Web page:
Also, by giving control back to the state and local governments, we can avoid a one-size-fits-all problem and allow districts to choose how they want to hold their schools accountable.

Playing a Game of Risk With Our Children’s Fate

But here’s the thing: Without adequate regulations and safeguards in place to ensure that this system is producing valuable student outcomes, there’s no protecting these students from providers who are not meeting their needs and or doing them harm. Not even Uber could sustain the laissez-faire model it originated from.

Consider the flood of regulations that’s already built into the company’s platform: the driver must be licensed, the car must be insured, and the car must pass safety and emissions standards. That’s not even mentioning the fact that drivers are already required to adhere to inherent “rules of the road,” like stopping at stop signs or red lights.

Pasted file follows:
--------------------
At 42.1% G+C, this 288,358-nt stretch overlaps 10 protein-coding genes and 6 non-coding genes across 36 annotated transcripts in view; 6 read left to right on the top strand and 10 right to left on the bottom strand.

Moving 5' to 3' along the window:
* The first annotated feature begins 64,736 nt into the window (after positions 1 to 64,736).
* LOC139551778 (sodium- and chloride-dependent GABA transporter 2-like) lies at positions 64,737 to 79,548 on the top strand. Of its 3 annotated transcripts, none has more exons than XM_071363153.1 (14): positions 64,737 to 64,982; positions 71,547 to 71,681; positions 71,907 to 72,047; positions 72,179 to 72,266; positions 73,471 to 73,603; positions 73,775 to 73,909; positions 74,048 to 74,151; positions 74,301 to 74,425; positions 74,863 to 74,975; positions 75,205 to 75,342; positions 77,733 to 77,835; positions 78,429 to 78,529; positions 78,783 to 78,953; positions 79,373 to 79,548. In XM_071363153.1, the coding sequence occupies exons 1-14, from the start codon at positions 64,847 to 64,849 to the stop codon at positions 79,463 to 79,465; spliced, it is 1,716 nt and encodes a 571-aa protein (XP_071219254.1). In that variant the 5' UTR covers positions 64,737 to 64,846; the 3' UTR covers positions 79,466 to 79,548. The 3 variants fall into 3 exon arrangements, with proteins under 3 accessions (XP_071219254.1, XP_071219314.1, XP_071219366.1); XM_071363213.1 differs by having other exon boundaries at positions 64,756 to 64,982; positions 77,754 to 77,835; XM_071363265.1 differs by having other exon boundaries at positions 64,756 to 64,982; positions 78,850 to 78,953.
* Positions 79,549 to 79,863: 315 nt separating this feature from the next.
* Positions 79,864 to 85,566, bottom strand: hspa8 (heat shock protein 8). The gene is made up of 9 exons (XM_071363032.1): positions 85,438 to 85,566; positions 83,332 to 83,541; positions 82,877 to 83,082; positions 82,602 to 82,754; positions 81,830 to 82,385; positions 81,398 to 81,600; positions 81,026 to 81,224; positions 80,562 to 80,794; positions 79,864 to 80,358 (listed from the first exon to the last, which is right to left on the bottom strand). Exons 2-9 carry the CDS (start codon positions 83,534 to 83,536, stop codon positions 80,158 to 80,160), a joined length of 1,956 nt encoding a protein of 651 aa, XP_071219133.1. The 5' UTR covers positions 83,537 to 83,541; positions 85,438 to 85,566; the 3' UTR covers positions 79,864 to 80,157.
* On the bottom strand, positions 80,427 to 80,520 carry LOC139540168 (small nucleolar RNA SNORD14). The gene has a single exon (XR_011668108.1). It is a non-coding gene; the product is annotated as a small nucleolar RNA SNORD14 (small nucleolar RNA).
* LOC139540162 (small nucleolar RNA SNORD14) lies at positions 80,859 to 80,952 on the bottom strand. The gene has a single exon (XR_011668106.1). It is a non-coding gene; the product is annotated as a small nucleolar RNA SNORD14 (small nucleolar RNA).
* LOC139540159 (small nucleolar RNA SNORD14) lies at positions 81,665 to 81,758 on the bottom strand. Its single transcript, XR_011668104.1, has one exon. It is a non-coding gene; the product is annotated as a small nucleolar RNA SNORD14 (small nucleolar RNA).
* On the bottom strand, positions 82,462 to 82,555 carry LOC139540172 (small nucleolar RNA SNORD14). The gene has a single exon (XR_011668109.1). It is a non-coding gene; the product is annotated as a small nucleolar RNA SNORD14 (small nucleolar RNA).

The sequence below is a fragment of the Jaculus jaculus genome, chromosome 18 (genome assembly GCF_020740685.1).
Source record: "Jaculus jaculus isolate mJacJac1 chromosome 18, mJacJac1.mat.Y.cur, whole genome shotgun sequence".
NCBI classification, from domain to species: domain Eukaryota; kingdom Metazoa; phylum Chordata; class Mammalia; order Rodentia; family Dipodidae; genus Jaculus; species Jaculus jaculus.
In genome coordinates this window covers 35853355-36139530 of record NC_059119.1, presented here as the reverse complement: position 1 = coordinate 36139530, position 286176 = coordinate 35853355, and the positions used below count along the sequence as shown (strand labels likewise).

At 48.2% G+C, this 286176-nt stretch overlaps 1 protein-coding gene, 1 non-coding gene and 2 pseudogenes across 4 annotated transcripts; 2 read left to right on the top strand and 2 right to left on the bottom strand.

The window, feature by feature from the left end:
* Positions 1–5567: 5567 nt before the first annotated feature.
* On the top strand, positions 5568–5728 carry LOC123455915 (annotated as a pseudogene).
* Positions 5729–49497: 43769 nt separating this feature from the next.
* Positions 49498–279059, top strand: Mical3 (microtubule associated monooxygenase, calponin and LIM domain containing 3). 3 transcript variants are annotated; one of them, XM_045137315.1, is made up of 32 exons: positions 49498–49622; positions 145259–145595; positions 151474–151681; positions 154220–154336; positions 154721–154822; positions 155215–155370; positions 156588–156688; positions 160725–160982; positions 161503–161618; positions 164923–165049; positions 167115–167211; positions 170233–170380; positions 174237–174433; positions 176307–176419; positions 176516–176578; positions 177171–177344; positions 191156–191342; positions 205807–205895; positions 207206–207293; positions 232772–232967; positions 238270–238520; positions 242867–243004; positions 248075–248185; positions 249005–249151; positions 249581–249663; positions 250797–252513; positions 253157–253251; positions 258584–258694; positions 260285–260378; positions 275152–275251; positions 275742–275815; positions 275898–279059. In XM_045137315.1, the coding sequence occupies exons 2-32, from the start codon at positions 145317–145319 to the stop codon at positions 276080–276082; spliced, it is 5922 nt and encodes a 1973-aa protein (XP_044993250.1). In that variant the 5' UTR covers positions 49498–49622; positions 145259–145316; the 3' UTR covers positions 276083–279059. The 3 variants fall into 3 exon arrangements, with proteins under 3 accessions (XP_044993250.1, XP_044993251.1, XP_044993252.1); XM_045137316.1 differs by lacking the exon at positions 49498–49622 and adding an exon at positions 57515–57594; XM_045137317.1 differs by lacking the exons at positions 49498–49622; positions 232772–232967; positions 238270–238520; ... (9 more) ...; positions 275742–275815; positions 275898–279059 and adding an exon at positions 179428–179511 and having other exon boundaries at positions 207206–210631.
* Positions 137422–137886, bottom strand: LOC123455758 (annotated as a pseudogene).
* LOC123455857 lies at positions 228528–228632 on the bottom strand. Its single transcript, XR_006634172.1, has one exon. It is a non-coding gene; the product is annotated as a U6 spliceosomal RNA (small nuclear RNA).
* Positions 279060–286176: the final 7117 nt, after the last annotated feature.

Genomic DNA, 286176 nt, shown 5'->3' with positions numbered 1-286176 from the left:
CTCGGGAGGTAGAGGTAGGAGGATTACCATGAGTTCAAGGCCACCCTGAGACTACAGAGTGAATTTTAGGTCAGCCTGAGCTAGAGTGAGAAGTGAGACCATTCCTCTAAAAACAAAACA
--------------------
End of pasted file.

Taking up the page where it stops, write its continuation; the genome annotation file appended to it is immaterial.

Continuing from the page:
Beyond this, Uber has had to constantly adapt due to regulation pressure surrounding issues such as passenger safety and appropriate employee compensation. If you go to www.whosdrivingyou.org, you can find an extensive list of reported deaths, assaults, sexual assaults, kidnappings, felons, imposters and driver DUIs related to Uber and Lyft.

One particularly graphic event occurred after a passenger tracked snow into an Uber. The driver later waited for the man outside of his apartment where he beat the man repeatedly with a baton, leaving him with a black eye, bruises and nine stitches in his head.